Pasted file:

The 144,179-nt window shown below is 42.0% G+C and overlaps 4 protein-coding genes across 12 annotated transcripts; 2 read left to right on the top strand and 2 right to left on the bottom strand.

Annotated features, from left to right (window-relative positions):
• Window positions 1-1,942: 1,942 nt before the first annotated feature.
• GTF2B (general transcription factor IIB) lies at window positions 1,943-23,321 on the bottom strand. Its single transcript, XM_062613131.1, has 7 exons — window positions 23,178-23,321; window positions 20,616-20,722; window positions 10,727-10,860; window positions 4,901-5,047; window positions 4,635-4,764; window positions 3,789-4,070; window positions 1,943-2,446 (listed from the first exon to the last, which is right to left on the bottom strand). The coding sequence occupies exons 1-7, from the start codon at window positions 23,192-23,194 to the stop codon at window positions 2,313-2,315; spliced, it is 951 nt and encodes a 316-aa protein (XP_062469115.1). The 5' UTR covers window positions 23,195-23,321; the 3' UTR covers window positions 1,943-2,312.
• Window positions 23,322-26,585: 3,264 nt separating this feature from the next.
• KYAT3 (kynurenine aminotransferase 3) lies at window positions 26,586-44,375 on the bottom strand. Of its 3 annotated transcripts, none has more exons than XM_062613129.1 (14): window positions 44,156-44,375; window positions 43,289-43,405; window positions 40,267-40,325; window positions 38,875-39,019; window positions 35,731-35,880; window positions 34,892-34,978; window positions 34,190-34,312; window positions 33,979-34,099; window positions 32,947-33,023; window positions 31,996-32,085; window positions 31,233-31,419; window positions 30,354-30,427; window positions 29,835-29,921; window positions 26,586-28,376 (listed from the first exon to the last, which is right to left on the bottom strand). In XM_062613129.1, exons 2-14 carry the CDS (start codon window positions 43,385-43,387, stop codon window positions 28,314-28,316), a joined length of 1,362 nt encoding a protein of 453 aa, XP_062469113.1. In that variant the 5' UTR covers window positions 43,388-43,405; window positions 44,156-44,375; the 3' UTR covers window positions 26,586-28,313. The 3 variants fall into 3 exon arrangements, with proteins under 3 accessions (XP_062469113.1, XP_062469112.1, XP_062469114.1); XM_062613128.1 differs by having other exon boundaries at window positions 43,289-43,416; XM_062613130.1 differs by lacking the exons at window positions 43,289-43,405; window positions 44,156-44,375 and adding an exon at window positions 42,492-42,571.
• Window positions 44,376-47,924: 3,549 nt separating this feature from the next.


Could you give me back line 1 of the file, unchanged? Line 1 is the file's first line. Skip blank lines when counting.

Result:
The 144,179-nt window shown below is 42.0% G+C and overlaps 4 protein-coding genes across 12 annotated transcripts; 2 read left to right on the top strand and 2 right to left on the bottom strand.